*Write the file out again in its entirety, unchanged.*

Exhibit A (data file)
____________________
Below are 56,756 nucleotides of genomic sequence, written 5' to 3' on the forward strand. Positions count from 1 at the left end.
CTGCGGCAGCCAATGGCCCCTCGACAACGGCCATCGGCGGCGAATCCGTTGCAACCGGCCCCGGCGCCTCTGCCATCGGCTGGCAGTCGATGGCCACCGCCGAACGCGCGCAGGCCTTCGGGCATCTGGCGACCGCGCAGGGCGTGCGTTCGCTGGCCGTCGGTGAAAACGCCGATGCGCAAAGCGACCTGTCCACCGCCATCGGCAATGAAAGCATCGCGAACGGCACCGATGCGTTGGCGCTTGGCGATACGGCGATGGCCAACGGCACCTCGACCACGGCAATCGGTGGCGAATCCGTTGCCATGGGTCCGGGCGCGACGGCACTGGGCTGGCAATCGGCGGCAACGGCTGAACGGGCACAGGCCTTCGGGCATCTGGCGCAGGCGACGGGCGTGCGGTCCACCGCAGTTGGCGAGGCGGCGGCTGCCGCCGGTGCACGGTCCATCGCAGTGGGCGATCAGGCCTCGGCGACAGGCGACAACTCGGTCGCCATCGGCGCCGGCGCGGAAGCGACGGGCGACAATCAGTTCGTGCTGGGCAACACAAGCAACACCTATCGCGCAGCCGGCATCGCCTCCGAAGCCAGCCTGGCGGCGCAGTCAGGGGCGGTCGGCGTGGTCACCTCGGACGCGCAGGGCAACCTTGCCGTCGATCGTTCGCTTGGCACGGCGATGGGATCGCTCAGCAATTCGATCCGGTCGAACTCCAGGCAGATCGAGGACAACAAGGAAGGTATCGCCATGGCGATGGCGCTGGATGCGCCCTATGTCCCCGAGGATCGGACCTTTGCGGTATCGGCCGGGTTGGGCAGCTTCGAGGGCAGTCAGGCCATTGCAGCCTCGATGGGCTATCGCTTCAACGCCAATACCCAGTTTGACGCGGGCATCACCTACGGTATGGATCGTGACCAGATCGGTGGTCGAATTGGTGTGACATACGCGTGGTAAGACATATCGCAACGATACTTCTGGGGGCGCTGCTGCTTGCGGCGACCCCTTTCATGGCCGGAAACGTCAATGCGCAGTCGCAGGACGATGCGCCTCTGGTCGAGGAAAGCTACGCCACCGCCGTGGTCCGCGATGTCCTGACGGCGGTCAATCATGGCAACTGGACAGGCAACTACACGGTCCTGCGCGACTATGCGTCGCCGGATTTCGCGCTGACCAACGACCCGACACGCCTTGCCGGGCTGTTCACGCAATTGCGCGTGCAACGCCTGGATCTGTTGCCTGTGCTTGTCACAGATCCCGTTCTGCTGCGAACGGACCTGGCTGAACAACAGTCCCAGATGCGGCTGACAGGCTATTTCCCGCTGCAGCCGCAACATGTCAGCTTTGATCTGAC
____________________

Below are 56,756 nucleotides of genomic sequence, written 5' to 3' on the forward strand. Positions count from 1 at the left end.
CTGCGGCAGCCAATGGCCCCTCGACAACGGCCATCGGCGGCGAATCCGTTGCAACCGGCCCCGGCGCCTCTGCCATCGGCTGGCAGTCGATGGCCACCGCCGAACGCGCGCAGGCCTTCGGGCATCTGGCGACCGCGCAGGGCGTGCGTTCGCTGGCCGTCGGTGAAAACGCCGATGCGCAAAGCGACCTGTCCACCGCCATCGGCAATGAAAGCATCGCGAACGGCACCGATGCGTTGGCGCTTGGCGATACGGCGATGGCCAACGGCACCTCGACCACGGCAATCGGTGGCGAATCCGTTGCCATGGGTCCGGGCGCGACGGCACTGGGCTGGCAATCGGCGGCAACGGCTGAACGGGCACAGGCCTTCGGGCATCTGGCGCAGGCGACGGGCGTGCGGTCCACCGCAGTTGGCGAGGCGGCGGCTGCCGCCGGTGCACGGTCCATCGCAGTGGGCGATCAGGCCTCGGCGACAGGCGACAACTCGGTCGCCATCGGCGCCGGCGCGGAAGCGACGGGCGACAATCAGTTCGTGCTGGGCAACACAAGCAACACCTATCGCGCAGCCGGCATCGCCTCCGAAGCCAGCCTGGCGGCGCAGTCAGGGGCGGTCGGCGTGGTCACCTCGGACGCGCAGGGCAACCTTGCCGTCGATCGTTCGCTTGGCACGGCGATGGGATCGCTCAGCAATTCGATCCGGTCGAACTCCAGGCAGATCGAGGACAACAAGGAAGGTATCGCCATGGCGATGGCGCTGGATGCGCCCTATGTCCCCGAGGATCGGACCTTTGCGGTATCGGCCGGGTTGGGCAGCTTCGAGGGCAGTCAGGCCATTGCAGCCTCGATGGGCTATCGCTTCAACGCCAATACCCAGTTTGACGCGGGCATCACCTACGGTATGGATCGTGACCAGATCGGTGGTCGAATTGGTGTGACATACGCGTGGTAAGACATATCGCAACGATACTTCTGGGGGCGCTGCTGCTTGCGGCGACCCCTTTCATGGCCGGAAACGTCAATGCGCAGTCGCAGGACGATGCGCCTCTGGTCGAGGAAAGCTACGCCACCGCCGTGGTCCGCGATGTCCTGACGGCGGTCAATCATGGCAACTGGACAGGCAACTACACGGTCCTGCGCGACTATGCGTCGCCGGATTTCGCGCTGACCAACGACCCGACACGCCTTGCCGGGCTGTTCACGCAATTGCGCGTGCAACGCCTGGATCTGTTGCCTGTGCTTGTCACAGATCCCGTTCTGCTGCGAACGGACCTGGCTGAACAACAGTCCCAGATGCGGCTGACAGGCTATTTCCCGCTGCAGCCGCAACATGTCAGCTTTGATCTGAC